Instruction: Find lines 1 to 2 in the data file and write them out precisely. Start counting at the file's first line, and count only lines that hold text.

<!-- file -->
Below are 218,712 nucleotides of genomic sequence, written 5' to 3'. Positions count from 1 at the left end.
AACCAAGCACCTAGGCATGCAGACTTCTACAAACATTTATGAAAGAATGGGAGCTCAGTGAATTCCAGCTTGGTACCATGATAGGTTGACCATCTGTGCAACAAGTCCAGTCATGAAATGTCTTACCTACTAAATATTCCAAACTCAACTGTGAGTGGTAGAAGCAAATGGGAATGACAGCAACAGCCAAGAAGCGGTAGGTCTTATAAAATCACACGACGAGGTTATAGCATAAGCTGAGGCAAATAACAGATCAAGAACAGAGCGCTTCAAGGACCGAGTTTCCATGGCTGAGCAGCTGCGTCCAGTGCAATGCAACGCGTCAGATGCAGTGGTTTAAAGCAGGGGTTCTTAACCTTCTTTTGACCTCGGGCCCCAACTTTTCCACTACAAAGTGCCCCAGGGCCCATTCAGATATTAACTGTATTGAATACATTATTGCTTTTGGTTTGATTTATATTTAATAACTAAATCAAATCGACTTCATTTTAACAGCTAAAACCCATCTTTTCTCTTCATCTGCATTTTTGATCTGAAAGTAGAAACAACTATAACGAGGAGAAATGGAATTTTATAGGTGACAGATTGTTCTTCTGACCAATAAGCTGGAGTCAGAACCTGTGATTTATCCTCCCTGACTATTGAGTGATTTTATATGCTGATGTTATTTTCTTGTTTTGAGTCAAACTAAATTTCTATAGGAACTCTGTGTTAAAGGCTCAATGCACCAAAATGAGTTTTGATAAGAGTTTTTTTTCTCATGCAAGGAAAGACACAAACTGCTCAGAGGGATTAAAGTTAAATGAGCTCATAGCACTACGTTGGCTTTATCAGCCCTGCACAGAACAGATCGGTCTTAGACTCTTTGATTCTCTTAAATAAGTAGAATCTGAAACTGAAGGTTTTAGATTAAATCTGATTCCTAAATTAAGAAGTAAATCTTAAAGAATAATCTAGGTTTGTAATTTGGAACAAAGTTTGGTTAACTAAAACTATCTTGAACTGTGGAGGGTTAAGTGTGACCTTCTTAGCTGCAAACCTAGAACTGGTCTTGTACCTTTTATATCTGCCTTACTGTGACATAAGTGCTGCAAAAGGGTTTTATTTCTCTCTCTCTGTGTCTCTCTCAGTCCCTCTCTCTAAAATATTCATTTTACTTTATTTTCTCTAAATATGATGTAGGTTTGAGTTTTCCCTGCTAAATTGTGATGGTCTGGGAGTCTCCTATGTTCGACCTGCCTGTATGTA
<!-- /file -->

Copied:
Below are 218,712 nucleotides of genomic sequence, written 5' to 3'. Positions count from 1 at the left end.
AACCAAGCACCTAGGCATGCAGACTTCTACAAACATTTATGAAAGAATGGGAGCTCAGTGAATTCCAGCTTGGTACCATGATAGGTTGACCATCTGTGCAACAAGTCCAGTCATGAAATGTCTTACCTACTAAATATTCCAAACTCAACTGTGAGTGGTAGAAGCAAATGGGAATGACAGCAACAGCCAAGAAGCGGTAGGTCTTATAAAATCACACGACGAGGTTATAGCATAAGCTGAGGCAAATAACAGATCAAGAACAGAGCGCTTCAAGGACCGAGTTTCCATGGCTGAGCAGCTGCGTCCAGTGCAATGCAACGCGTCAGATGCAGTGGTTTAAAGCAGGGGTTCTTAACCTTCTTTTGACCTCGGGCCCCAACTTTTCCACTACAAAGTGCCCCAGGGCCCATTCAGATATTAACTGTATTGAATACATTATTGCTTTTGGTTTGATTTATATTTAATAACTAAATCAAATCGACTTCATTTTAACAGCTAAAACCCATCTTTTCTCTTCATCTGCATTTTTGATCTGAAAGTAGAAACAACTATAACGAGGAGAAATGGAATTTTATAGGTGACAGATTGTTCTTCTGACCAATAAGCTGGAGTCAGAACCTGTGATTTATCCTCCCTGACTATTGAGTGATTTTATATGCTGATGTTATTTTCTTGTTTTGAGTCAAACTAAATTTCTATAGGAACTCTGTGTTAAAGGCTCAATGCACCAAAATGAGTTTTGATAAGAGTTTTTTTTCTCATGCAAGGAAAGACACAAACTGCTCAGAGGGATTAAAGTTAAATGAGCTCATAGCACTACGTTGGCTTTATCAGCCCTGCACAGAACAGATCGGTCTTAGACTCTTTGATTCTCTTAAATAAGTAGAATCTGAAACTGAAGGTTTTAGATTAAATCTGATTCCTAAATTAAGAAGTAAATCTTAAAGAATAATCTAGGTTTGTAATTTGGAACAAAGTTTGGTTAACTAAAACTATCTTGAACTGTGGAGGGTTAAGTGTGACCTTCTTAGCTGCAAACCTAGAACTGGTCTTGTACCTTTTATATCTGCCTTACTGTGACATAAGTGCTGCAAAAGGGTTTTATTTCTCTCTCTCTGTGTCTCTCTCAGTCCCTCTCTCTAAAATATTCATTTTACTTTATTTTCTCTAAATATGATGTAGGTTTGAGTTTTCCCTGCTAAATTGTGATGGTCTGGGAGTCTCCTATGTTCGACCTGCCTGTATGTA